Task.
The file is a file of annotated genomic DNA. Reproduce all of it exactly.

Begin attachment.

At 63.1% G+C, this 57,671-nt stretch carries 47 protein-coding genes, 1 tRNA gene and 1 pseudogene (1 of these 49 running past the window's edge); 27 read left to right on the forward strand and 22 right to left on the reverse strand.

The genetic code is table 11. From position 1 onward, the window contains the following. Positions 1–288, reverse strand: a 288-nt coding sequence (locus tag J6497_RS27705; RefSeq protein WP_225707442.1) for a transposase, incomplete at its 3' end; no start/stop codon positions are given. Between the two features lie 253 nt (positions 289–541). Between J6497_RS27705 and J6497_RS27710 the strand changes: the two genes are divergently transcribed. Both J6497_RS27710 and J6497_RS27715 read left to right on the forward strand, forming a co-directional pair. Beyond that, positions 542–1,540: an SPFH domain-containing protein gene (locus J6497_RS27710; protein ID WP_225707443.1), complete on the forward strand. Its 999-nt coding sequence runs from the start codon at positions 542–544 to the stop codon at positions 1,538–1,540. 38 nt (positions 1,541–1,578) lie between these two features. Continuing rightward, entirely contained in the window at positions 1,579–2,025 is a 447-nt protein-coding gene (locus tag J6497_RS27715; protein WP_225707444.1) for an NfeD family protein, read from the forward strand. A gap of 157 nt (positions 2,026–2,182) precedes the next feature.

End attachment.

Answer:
At 63.1% G+C, this 57,671-nt stretch carries 47 protein-coding genes, 1 tRNA gene and 1 pseudogene (1 of these 49 running past the window's edge); 27 read left to right on the forward strand and 22 right to left on the reverse strand.

The genetic code is table 11. From position 1 onward, the window contains the following. Positions 1–288, reverse strand: a 288-nt coding sequence (locus tag J6497_RS27705; RefSeq protein WP_225707442.1) for a transposase, incomplete at its 3' end; no start/stop codon positions are given. Between the two features lie 253 nt (positions 289–541). Between J6497_RS27705 and J6497_RS27710 the strand changes: the two genes are divergently transcribed. Both J6497_RS27710 and J6497_RS27715 read left to right on the forward strand, forming a co-directional pair. Beyond that, positions 542–1,540: an SPFH domain-containing protein gene (locus J6497_RS27710; protein ID WP_225707443.1), complete on the forward strand. Its 999-nt coding sequence runs from the start codon at positions 542–544 to the stop codon at positions 1,538–1,540. 38 nt (positions 1,541–1,578) lie between these two features. Continuing rightward, entirely contained in the window at positions 1,579–2,025 is a 447-nt protein-coding gene (locus tag J6497_RS27715; protein WP_225707444.1) for an NfeD family protein, read from the forward strand. A gap of 157 nt (positions 2,026–2,182) precedes the next feature.